Regenstein notes that nowhere in the New Testament is Jesus depicted as eating meat and “if the Last Supper was a Passover meal — as many believe — there is, interestingly, no mention of the traditional lamb dish”.
Did Christ at Least Eat Fish? (e.g., Luke 24:43)
Note that on the two occasions where he is said to have eaten fish, these were after his death and resurrection. Also, we should maybe keep in mind that fish was a well known mystical symbol among these early Christians. The Greek word for fish (Ichthys) was used as an acronym whose initials in Greek stood for “Jesus Christ, Son of God, Savior”. Given how the early Christians employed the term, there is therefore good historical evidence for the argument that all of the “fish stories” that managed to get into the gospels were intended to be taken symbolically rather than literally.
Biblical Breaks and Contradictions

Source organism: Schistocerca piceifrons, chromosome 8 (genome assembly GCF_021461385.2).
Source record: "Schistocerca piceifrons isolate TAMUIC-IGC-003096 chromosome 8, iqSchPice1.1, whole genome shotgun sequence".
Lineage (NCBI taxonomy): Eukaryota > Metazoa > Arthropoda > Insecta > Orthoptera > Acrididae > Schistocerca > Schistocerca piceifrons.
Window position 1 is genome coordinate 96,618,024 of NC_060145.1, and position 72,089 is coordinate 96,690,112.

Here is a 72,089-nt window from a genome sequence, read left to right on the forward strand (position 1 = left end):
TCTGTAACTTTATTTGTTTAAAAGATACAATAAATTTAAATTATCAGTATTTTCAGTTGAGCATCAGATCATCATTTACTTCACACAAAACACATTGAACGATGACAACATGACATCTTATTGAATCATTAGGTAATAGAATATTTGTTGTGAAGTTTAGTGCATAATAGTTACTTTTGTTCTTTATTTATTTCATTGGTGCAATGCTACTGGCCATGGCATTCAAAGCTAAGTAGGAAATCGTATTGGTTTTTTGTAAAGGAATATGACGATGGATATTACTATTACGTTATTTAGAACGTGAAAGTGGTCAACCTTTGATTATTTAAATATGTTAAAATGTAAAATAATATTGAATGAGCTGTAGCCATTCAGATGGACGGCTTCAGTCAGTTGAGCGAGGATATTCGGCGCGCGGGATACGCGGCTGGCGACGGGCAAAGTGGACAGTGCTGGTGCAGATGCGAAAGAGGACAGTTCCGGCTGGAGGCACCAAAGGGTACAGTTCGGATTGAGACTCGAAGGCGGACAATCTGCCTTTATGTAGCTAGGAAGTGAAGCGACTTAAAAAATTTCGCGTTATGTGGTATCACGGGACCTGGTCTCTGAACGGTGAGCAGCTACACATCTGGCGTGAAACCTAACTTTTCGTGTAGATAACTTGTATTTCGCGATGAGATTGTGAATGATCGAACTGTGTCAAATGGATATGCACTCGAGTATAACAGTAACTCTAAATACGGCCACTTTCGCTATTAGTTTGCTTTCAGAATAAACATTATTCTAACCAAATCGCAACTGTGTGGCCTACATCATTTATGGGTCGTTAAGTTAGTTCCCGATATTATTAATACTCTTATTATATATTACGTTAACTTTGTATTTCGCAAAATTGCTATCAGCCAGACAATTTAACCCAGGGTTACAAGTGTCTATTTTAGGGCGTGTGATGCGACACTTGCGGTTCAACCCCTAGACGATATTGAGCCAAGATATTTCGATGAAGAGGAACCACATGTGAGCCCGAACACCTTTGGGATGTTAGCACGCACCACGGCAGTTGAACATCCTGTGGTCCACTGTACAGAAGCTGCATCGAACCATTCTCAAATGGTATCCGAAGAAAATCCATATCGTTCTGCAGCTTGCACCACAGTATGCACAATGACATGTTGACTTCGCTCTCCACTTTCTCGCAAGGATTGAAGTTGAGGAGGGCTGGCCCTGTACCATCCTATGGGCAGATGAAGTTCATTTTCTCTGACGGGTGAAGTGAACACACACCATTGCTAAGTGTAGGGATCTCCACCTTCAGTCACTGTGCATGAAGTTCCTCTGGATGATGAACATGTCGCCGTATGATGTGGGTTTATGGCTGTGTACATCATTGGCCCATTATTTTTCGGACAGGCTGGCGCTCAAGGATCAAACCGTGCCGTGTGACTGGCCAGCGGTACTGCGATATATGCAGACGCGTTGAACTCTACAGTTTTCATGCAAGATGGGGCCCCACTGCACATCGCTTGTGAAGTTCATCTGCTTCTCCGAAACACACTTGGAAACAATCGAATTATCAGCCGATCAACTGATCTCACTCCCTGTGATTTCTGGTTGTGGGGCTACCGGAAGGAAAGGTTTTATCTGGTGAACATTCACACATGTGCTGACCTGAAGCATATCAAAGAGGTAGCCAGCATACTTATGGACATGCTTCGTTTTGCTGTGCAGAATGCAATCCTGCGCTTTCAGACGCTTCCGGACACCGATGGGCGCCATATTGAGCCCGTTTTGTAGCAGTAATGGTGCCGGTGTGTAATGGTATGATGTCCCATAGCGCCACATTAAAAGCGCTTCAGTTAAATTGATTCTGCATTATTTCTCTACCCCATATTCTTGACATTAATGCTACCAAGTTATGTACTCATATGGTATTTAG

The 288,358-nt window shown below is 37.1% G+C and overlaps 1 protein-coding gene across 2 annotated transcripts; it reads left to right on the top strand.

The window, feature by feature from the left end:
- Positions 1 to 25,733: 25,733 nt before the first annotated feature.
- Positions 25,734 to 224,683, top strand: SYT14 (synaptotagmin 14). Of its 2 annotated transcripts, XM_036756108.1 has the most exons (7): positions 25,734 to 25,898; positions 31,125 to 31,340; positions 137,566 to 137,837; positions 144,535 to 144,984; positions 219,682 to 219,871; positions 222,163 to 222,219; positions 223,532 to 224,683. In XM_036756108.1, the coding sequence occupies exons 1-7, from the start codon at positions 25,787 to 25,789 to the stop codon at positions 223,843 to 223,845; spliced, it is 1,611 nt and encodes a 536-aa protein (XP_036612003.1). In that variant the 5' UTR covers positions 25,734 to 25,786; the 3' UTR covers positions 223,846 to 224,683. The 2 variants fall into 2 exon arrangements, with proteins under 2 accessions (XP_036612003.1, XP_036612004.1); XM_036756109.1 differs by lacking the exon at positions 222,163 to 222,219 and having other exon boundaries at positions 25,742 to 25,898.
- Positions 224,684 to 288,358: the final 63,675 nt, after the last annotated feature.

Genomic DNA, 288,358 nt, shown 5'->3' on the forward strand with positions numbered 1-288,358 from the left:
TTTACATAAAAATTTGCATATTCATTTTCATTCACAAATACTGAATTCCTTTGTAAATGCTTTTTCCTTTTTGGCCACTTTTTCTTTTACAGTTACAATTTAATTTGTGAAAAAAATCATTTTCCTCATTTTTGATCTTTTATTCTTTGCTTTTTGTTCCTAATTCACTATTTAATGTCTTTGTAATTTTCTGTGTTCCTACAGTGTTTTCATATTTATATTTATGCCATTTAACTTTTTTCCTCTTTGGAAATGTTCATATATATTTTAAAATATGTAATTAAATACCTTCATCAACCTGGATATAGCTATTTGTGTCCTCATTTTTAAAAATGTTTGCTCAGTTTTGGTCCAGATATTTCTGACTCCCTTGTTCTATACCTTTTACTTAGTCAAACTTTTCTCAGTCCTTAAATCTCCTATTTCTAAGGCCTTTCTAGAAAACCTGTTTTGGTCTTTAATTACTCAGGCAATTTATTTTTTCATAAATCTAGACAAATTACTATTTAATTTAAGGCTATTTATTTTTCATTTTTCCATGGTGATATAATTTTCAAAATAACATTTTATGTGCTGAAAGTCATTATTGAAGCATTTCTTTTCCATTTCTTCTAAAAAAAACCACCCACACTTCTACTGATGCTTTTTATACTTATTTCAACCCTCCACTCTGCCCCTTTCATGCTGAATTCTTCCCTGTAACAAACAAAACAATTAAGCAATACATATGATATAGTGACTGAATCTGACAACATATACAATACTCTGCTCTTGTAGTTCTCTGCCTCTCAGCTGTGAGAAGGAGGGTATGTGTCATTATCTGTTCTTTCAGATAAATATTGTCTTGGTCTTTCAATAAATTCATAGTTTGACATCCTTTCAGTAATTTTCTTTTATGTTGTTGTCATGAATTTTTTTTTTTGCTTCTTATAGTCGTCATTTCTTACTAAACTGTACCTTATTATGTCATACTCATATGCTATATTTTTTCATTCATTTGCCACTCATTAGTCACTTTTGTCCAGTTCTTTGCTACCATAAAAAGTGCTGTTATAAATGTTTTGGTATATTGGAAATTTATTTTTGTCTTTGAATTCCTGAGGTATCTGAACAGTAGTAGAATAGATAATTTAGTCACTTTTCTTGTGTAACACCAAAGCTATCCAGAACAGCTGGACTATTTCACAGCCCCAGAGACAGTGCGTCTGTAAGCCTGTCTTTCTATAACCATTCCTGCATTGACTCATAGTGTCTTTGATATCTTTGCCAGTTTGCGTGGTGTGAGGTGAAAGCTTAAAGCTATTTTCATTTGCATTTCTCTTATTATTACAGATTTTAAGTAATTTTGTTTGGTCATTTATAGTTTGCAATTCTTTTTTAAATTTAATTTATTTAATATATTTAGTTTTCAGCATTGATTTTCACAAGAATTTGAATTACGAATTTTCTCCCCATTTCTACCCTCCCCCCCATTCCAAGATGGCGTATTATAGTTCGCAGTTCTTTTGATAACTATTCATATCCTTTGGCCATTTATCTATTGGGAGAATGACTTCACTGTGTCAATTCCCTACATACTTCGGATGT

We should not forget that the Bible is not complete and its many inconsistencies require thoughtful interpretation. For instance, we have the contradiction between Genesis 1:29-30 with Genesis 9:2-3. Some scholars interpret the first prescription for vegetarianism as the preferred diet, and suggest that it was only after God became grievously disappointed with human sin and flooded the earth did the second provision become permitted, and not without qualification (and maybe only as an expedient for the situation). To take another example, the New Testament makes repeated attacks on meat offered to pagan idols (Acts 15:20; Revelation 2:14), but Paul gives assurances that eating such flesh is all right if no one is offended (Corinthians 10:14-33). Paul, then, would seem to be contradicting Christ.